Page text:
Picture Book Writer

Picture Book Writer

Tuesday, July 25, 2017

A Picture Book and…Fibonacci?

I may have just broken a code.

A math sequence. The fibonacci sequence (1,1,2,3,5,8,13,21,34,55…)

In a picture book of all places!

Disclaimer: my neurologist did say my left parietal lobe could have trouble with math after surgery.  

To that I say…psshh. Lame.

Disclaimer #2: I was never very good at math.

The book is Jack, by Tomie DePaola. It's a beautifully illustrated book, seemingly not at all about math. Interesting! Let's take a look...

Jack lives with his grandfather out in the country. One day, he decides to try out city life. His grandfather is very supportive and offers Jack advice to seek help from the king. Along the way, Jack makes an assortment of friends.

So Jack (our #1 hero) sets out for the city, leaving his grandfather (1).

On the way, he meets a chick (nice pun, DePaola).

Jack + chick = 2

Then Jack meets a duck:

Jack + chick + duck = 3

Next Jack meets a goose and a dog:

Jack + chick + duck + goose + dog = 5

Then a frog, a pig, and a cow:

Jack + chick + duck + goose + dog +frog + pig + cow = 8

Next, Jack meets a cat, a sheep, a horse, and an owl:

Jack + chick + duck + goose + dog +frog + pig + cow + cat + sheep + horse + owl = 12. I know, I know. The next Fibonacci number should be 13. But what the text leaves out, the illustration makes clear: + crow. The crow joins the group for the rest of the story and we now have 13.

The other characters are quiet observers in the scenery. They include two doves on the dedication, a worm, ants, mice, spider, nuns, Jack & Jill, Humpty Dumpty, a guard, king, queen, etc.

I wonder if they make 21? 34?

Don't forget that crow!

I'll leave that for you to decide. My brain needs some rest. This is where too much time on my hands has led me. But it was worth it. Whether or not my math holds true, this story illustrates how to be inclusive...and the beautiful outcome that builds from there.

Have fun delving into this fun, beautiful book!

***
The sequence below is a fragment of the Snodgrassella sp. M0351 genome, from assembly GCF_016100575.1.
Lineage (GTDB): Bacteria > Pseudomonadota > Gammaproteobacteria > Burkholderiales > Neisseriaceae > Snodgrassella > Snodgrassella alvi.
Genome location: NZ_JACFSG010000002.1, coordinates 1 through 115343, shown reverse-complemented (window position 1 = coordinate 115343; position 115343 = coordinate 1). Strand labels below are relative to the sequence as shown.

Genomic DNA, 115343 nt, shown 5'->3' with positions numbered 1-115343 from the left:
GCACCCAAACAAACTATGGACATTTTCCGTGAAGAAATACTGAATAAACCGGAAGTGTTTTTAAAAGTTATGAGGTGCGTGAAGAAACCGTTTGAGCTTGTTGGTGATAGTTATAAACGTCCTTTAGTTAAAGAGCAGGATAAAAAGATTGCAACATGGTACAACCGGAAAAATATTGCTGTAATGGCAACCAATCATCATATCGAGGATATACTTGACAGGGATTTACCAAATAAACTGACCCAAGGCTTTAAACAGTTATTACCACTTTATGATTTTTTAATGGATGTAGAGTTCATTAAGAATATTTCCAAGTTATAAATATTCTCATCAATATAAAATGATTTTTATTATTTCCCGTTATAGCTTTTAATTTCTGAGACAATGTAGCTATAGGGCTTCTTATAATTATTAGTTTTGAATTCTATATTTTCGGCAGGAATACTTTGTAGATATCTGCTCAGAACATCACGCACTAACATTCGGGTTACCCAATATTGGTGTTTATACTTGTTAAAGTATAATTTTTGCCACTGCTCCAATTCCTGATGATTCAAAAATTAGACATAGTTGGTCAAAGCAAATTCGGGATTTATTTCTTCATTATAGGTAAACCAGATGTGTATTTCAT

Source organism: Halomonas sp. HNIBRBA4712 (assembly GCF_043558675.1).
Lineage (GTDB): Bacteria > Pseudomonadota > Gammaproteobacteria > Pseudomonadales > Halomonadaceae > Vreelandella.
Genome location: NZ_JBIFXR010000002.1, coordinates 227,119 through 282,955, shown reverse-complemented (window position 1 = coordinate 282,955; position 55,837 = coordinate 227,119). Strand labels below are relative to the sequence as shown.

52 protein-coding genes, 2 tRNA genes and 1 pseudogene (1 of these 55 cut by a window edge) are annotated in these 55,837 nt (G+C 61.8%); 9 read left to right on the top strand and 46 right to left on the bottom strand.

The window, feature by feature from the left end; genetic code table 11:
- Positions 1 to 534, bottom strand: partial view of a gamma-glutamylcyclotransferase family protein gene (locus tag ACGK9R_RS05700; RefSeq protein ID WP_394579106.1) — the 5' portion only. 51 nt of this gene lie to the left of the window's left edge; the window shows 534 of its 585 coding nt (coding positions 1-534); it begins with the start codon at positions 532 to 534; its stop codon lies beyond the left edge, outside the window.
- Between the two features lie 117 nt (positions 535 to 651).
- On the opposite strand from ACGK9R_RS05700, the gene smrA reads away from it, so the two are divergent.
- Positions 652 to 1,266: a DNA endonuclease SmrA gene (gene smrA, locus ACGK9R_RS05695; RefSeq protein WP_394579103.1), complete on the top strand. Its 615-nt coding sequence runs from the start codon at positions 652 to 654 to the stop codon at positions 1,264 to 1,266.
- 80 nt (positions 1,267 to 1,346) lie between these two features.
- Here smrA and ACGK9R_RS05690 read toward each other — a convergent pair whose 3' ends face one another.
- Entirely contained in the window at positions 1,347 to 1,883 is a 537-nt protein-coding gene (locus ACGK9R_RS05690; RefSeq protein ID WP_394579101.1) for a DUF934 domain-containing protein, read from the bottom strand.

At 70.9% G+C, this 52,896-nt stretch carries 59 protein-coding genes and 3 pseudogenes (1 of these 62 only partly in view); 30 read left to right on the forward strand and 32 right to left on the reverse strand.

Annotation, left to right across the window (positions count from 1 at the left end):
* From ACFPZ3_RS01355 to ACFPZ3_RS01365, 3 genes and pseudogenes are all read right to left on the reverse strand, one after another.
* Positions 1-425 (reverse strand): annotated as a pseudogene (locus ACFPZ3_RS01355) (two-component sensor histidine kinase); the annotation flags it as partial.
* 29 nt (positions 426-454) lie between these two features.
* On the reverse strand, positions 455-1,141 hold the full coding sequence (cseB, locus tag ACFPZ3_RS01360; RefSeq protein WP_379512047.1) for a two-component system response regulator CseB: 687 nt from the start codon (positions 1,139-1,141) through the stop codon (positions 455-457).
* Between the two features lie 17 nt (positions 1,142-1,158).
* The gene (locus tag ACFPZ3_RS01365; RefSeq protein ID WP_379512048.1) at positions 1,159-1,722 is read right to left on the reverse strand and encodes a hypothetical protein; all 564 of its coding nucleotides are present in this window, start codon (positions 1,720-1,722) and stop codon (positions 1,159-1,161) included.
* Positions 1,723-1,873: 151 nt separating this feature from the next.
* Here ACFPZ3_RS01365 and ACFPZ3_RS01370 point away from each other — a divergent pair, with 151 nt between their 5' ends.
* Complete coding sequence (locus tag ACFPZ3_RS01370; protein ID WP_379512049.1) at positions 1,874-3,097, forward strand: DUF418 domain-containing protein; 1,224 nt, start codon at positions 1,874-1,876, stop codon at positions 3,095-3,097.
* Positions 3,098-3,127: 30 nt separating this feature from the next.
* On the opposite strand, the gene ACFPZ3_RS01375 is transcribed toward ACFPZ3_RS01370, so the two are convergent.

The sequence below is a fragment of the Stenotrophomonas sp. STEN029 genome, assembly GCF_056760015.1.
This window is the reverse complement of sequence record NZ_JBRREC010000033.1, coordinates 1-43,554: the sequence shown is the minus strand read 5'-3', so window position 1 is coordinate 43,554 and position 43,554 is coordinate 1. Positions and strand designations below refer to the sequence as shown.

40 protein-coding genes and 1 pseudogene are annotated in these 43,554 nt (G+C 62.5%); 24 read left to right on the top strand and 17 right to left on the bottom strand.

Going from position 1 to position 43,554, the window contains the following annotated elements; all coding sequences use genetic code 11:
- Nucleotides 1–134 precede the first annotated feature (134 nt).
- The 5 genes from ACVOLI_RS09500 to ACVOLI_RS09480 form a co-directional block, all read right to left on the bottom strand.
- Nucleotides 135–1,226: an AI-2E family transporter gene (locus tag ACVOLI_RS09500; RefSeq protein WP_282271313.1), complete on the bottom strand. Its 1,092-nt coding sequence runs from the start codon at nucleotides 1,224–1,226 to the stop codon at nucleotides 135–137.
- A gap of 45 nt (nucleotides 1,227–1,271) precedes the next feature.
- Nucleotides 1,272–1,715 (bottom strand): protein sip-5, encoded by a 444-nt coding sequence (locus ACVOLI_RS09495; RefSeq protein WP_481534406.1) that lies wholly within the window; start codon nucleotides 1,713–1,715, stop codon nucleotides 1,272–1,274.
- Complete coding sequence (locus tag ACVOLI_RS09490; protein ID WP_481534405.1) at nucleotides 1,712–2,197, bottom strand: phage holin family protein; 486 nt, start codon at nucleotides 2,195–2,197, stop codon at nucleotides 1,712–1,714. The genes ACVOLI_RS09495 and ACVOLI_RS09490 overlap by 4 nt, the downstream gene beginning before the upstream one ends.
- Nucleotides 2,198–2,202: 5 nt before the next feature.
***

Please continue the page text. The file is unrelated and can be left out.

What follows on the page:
Monday, June 26, 2017

brain surgery!

I am alive and well after brain surgery!

I was so scared that a) I would wake up DURING surgery and freak out, b) I would not wake up AFTER surgery and freak out, c) the surgeon would poke different areas of my brain and be completely freaked out, and d) all of the above.

However, my neurosurgeon is amazing. He was able to remove most of the tumor, plus the ballooning cyst. They sent it to lab and there were a few "hot spots" on the pathology report showing slightly higher grade (not quite a 3, but more like a 2.5). I went to see my neuro-oncologist to discuss radiation and he said I can delay it for a year or two since the surgery went so well in removing those hot spots. YAY! Now I can enjoy my summer. I still need to do chemo, but it's in pill form (Temodar). Very convenient with not as many side effects as IV form.

So here is my updated To-Do list:

And now for something completely random...

My surgeon lived for a time in Tyler, Tx, not too far from my hometown of Shreveport, La. Small world. I have no idea what he managed to do there other than go to a couple honkytonks and a Dairy Queen. Both of those sound pretty good right about now. Hey, maybe he ran into Matthew McConaughey. You never know.

My oncologist's first name is Jerome. It's one of my favorite names, because it's a ghost town in Arizona where we went one summer vacation. Look it up! It's awesome. My oncologist is pretty awesome, too.

My tourist t-shirt looked something like this:

  • London
  • Paris
  • Rome
  • Jerome
I have to write it here because my husband begged me not to bring it up at the doctor's office. I am very good at embarrassing him with trivialities. It's just too darn fun. I will most likely bring it up anyway. Once you are diagnosed with brain cancer, you just don't give a care about what people think of you as much as you once did. YOU GOTTA DO YOU. I may even try to find that t-shirt. πŸ˜‚